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feminist wire | daily newsbriefs

July-08-10

Malaysia's Islamic Courts Appoint First Women Judges

Malaysia's Islamic courts appointed their first two women judges today. Suraya Ramli has been appointed as a Sharia judge in the administrative capital city of Putrajaya and Rafidah Abdul Razak has been appointed in the city of Kuala Lumpur. Ramli and Razak were officials in the nation's Islamic Judicial Department prior to their appointments today.

These appointments are part of the Malaysian king's goal to address the gender imbalance in the country's Islamic Sharia judiciary, according to Agence France-Presse. In Malaysia, religious Islamic courts run parallel to the nation's civil courts. Many judges in the nation's civil courts are women.

Prime Minister Najib Razak, who announced the appointments in May, stated, "The appointments were made to enhance justice in cases involving families and women's rights and to meet current needs." Women in Malaysia have reportedly faced discrimination in the country's Islamic courts in cases involving divorce, polygamy, inheritance, and child abuse, according to the Associated Press.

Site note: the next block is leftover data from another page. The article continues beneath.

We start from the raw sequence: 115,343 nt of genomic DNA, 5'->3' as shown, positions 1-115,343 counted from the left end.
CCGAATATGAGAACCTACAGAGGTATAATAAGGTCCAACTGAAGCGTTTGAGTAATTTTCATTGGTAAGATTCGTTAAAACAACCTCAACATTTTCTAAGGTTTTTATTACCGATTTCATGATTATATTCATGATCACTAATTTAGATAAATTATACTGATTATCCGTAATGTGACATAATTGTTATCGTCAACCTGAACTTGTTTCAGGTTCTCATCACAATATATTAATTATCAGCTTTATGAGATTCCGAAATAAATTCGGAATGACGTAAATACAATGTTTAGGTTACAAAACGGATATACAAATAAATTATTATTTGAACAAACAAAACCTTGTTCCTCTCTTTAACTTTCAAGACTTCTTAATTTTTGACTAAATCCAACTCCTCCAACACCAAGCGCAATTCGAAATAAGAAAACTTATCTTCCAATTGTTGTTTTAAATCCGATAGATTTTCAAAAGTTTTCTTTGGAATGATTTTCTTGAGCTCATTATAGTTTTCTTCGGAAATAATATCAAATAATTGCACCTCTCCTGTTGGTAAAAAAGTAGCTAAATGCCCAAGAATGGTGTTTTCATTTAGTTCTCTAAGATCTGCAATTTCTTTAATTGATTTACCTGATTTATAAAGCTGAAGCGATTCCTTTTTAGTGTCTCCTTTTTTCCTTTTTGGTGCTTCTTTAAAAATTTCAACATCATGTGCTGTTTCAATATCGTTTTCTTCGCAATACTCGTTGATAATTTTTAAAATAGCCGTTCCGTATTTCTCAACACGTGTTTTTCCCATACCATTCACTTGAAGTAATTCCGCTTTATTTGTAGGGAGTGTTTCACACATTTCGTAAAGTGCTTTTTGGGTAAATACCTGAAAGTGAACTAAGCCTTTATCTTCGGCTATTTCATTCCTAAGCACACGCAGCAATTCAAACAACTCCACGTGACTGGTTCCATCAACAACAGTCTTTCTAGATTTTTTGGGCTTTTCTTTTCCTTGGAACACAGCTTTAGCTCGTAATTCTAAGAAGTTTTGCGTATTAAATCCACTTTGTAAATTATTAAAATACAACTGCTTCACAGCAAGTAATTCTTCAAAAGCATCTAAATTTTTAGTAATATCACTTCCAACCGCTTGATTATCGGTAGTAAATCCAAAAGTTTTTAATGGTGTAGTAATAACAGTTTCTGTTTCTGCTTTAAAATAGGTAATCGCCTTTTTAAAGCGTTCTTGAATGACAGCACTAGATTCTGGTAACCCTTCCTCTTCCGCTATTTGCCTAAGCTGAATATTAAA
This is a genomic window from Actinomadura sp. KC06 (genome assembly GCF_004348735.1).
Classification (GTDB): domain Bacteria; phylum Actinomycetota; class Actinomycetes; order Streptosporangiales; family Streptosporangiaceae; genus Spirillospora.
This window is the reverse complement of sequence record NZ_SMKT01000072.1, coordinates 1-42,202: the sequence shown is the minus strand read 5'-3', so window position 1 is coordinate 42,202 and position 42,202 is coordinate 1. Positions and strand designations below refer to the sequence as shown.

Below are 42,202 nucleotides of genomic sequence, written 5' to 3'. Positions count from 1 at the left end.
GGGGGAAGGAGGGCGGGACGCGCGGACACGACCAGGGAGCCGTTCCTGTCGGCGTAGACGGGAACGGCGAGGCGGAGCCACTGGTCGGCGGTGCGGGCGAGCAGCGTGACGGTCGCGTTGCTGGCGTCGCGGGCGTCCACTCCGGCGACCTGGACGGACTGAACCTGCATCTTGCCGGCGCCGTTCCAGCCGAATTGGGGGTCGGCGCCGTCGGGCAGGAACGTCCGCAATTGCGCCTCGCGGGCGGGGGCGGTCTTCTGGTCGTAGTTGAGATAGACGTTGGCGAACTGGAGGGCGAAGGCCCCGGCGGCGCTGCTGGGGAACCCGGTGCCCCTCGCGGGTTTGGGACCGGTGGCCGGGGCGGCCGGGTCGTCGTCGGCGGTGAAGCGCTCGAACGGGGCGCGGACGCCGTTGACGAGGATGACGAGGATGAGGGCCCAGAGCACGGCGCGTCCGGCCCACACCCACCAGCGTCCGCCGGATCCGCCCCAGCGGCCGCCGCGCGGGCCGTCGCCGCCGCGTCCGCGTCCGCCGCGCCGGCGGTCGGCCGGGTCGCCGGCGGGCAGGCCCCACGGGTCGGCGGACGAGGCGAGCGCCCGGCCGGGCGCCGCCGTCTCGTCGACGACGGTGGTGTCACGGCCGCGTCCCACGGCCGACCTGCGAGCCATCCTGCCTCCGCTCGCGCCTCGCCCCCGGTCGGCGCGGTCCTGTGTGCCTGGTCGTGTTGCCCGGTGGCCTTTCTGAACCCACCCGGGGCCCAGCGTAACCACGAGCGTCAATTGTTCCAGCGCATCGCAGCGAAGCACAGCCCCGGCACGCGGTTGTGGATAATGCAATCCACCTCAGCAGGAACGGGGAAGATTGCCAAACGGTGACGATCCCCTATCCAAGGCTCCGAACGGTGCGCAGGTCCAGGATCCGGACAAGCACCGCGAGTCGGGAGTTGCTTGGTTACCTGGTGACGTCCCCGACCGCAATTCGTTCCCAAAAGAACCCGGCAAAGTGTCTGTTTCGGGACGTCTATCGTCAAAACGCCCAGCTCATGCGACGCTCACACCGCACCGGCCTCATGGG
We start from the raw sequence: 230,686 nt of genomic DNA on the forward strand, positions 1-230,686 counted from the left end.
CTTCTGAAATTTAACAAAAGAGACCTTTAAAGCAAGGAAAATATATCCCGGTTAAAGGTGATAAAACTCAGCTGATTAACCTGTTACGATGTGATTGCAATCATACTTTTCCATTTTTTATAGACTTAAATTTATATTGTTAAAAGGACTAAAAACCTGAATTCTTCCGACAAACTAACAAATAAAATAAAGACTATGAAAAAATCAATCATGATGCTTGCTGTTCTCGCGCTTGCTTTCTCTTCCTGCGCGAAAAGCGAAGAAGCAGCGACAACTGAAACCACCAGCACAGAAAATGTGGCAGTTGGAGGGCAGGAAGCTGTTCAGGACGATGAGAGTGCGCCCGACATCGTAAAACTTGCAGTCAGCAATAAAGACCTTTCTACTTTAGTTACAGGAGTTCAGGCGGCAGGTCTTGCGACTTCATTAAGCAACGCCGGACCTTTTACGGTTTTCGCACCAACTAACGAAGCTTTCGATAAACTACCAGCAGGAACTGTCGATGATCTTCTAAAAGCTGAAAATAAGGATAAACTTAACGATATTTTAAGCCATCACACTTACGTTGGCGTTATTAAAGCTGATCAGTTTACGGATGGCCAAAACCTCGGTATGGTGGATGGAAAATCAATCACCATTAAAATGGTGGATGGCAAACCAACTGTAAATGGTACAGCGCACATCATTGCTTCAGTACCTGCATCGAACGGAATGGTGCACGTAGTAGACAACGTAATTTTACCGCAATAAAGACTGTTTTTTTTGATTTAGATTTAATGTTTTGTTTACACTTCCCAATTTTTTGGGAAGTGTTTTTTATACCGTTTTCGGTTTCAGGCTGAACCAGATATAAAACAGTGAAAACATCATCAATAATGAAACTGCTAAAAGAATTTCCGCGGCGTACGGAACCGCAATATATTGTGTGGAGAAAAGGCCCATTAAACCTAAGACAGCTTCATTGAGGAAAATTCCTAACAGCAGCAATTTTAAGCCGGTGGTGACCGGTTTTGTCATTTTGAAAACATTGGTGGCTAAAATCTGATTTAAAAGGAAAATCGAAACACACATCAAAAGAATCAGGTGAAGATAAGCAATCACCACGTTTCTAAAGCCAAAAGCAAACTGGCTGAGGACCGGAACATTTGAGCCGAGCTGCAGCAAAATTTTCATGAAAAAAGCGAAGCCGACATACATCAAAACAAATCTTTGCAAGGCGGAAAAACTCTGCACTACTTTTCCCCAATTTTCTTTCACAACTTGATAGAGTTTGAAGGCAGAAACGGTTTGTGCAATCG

According to the 2008 Global Gender Gap Index, Malaysia ranks 96th among nations in terms of gender equity. The Muslim group Sister in Islam has lobbied for women to be appointed to the Islamic Courts for more than a decade. Malaysia's women, family and community development minister Shahrizat Abdul Jalil announced this move will be followed by more efforts towards "an equal representation of men and women in decision-making positions". She continued, "Now we must maintain the momentum of such progress."

Media Resources: Agence France-Presse 7/8/10; The Global Gender Gap Report 2008; Associated Press 7/8/10


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